In Germany, there used to be a word for people abandoning the welfare state in search of an adventure. ‘Aussteiger’ they called them, -‘exiters’, implying that they were ‘leaving’ and one day, they would have to ‘come back’. Fast forward 20 years and new graduates can’t wait to ditch the western world for a career overseas as a digital nomad. And the ones that succeed will often do so while retaining the full benefits of their home country, living a never-ending holiday. But it is possible to live the digital nomad lifestyle as a couple?
The short answer: yes, definitely. Two people can roam the earth, travel from one island to the next and eternally live in affordable, last-minute hotels and cool colonial rentals. But there will be unique challenges, and a lot depends on what kind of relationship you have. And whether you possess skills that can make money remotely. Keep in mind that digital nomads are essentially entrepreneurs, and it is hard to find someone who is just as dialed-in to this lifestyle as you are.
While it is great to have that special someone along for the ride, extra luggage gets tedious over time. Especially when you need to hustle to make a living abroad and quickly establish a network, it is important to be with someone who understands your everyday challenges. Sorting out someone else’s visa because they can’t be bothered can get tiresome very quickly.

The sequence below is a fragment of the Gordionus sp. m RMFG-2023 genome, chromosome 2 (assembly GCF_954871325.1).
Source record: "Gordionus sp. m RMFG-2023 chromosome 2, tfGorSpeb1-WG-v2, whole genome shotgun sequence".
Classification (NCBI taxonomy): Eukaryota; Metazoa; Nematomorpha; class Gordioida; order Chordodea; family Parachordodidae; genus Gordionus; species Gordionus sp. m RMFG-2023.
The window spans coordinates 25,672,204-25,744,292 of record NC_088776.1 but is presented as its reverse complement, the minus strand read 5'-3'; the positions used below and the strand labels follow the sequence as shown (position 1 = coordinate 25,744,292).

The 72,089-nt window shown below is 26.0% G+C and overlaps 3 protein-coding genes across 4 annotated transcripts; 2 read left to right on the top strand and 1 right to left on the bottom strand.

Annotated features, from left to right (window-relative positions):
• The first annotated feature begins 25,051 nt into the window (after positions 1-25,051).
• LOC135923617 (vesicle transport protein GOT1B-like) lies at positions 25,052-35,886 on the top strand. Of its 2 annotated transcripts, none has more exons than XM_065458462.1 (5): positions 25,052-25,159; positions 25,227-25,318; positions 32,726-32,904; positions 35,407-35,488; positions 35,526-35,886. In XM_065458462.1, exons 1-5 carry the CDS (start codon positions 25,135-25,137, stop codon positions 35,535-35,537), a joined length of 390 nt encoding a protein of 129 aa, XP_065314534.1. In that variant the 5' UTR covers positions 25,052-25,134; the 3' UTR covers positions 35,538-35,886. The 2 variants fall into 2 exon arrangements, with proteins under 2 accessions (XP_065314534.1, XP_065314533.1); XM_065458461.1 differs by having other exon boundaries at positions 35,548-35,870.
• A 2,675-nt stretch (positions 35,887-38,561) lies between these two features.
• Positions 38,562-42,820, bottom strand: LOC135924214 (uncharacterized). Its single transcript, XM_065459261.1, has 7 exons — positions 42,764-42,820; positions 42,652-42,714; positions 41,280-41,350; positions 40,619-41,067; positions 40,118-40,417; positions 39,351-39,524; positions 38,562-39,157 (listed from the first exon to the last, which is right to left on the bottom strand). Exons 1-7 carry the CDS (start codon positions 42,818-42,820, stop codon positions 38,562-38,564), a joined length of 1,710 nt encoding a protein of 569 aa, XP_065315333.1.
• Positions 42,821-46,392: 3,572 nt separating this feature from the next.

Or let’s say your partner is outgoing, and networking at meetups and events comes natural to him/her. If you get anxious at the mere thought of small talk and exchanging contact details, it means he/she is much more likely to sign on new clients than you are. Given that all relationships have an element of competition, and you are both working in the same field, this will become a problem area. Besides, nobody should be comfortable being someone’s proverbial ‘ball and chain’.
How much do you depend on each other?
In a relationship of 20 years, it is normal that certain roles emerge, where one person is the designated earner and their partner has a different set of responsibilities. But as a starting digital nomad, your budget often will not allow you to support an additional individual. Dependency issues like this will weigh you down in the long run as well.